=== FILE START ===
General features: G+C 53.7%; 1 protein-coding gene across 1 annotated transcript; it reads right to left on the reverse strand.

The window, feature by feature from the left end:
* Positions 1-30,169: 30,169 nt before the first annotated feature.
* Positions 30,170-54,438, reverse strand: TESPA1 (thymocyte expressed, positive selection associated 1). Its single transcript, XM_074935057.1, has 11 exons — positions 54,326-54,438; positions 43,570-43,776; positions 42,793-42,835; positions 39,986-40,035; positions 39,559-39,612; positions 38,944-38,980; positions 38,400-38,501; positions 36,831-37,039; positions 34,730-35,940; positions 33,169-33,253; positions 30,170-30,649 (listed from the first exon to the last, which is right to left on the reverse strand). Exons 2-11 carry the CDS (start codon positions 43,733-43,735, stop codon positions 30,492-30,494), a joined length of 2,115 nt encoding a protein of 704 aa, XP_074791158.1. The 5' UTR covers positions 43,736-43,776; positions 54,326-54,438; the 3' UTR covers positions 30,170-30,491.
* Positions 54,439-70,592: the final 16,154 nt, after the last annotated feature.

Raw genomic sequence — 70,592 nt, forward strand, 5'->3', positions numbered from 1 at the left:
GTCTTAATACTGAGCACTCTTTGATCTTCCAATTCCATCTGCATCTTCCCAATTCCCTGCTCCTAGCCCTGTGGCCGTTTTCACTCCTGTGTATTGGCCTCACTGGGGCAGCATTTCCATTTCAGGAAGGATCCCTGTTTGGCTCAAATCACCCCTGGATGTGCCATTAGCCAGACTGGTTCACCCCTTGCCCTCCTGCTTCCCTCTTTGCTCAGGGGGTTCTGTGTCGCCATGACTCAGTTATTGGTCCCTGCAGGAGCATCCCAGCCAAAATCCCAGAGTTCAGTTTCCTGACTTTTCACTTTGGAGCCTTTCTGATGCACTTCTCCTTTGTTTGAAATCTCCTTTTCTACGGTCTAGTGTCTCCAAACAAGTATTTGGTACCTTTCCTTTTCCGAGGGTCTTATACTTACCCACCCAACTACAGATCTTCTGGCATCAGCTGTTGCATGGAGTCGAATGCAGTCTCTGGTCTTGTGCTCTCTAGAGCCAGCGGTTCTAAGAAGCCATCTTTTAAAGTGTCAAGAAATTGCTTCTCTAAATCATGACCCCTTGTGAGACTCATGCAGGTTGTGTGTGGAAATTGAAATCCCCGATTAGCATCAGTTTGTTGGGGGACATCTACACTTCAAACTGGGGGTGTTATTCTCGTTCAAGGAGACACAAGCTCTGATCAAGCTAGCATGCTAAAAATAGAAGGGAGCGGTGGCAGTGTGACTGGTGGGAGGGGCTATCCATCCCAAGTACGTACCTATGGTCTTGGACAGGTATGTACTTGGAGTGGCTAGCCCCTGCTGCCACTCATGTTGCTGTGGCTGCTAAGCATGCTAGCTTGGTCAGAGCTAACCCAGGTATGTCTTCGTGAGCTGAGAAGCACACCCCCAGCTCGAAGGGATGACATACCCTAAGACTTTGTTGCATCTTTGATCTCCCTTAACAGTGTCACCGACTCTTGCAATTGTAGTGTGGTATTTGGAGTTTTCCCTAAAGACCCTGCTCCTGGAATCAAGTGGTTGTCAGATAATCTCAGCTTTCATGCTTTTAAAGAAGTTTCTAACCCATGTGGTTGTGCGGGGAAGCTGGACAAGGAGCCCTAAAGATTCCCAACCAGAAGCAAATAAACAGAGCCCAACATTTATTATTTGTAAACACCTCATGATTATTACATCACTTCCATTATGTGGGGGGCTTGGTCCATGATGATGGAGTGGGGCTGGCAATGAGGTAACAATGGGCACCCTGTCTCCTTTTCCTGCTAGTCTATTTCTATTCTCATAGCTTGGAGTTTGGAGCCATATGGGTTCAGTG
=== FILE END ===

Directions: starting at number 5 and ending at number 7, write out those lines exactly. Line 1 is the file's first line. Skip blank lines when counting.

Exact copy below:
* Positions 54,439-70,592: the final 16,154 nt, after the last annotated feature.

Raw genomic sequence — 70,592 nt, forward strand, 5'->3', positions numbered from 1 at the left:
GTCTTAATACTGAGCACTCTTTGATCTTCCAATTCCATCTGCATCTTCCCAATTCCCTGCTCCTAGCCCTGTGGCCGTTTTCACTCCTGTGTATTGGCCTCACTGGGGCAGCATTTCCATTTCAGGAAGGATCCCTGTTTGGCTCAAATCACCCCTGGATGTGCCATTAGCCAGACTGGTTCACCCCTTGCCCTCCTGCTTCCCTCTTTGCTCAGGGGGTTCTGTGTCGCCATGACTCAGTTATTGGTCCCTGCAGGAGCATCCCAGCCAAAATCCCAGAGTTCAGTTTCCTGACTTTTCACTTTGGAGCCTTTCTGATGCACTTCTCCTTTGTTTGAAATCTCCTTTTCTACGGTCTAGTGTCTCCAAACAAGTATTTGGTACCTTTCCTTTTCCGAGGGTCTTATACTTACCCACCCAACTACAGATCTTCTGGCATCAGCTGTTGCATGGAGTCGAATGCAGTCTCTGGTCTTGTGCTCTCTAGAGCCAGCGGTTCTAAGAAGCCATCTTTTAAAGTGTCAAGAAATTGCTTCTCTAAATCATGACCCCTTGTGAGACTCATGCAGGTTGTGTGTGGAAATTGAAATCCCCGATTAGCATCAGTTTGTTGGGGGACATCTACACTTCAAACTGGGGGTGTTATTCTCGTTCAAGGAGACACAAGCTCTGATCAAGCTAGCATGCTAAAAATAGAAGGGAGCGGTGGCAGTGTGACTGGTGGGAGGGGCTATCCATCCCAAGTACGTACCTATGGTCTTGGACAGGTATGTACTTGGAGTGGCTAGCCCCTGCTGCCACTCATGTTGCTGTGGCTGCTAAGCATGCTAGCTTGGTCAGAGCTAACCCAGGTATGTCTTCGTGAGCTGAGAAGCACACCCCCAGCTCGAAGGGATGACATACCCTAAGACTTTGTTGCATCTTTGATCTCCCTTAACAGTGTCACCGACTCTTGCAATTGTAGTGTGGTATTTGGAGTTTTCCCTAAAGACCCTGCTCCTGGAATCAAGTGGTTGTCAGATAATCTCAGCTTTCATGCTTTTAAAGAAGTTTCTAACCCATGTGGTTGTGCGGGGAAGCTGGACAAGGAGCCCTAAAGATTCCCAACCAGAAGCAAATAAACAGAGCCCAACATTTATTATTTGTAAACACCTCATGATTATTACATCACTTCCATTATGTGGGGGGCTTGGTCCATGATGATGGAGTGGGGCTGGCAATGAGGTAACAATGGGCACCCTGTCTCCTTTTCCTGCTAGTCTATTTCTATTCTCATAGCTTGGAGTTTGGAGCCATATGGGTTCAGTG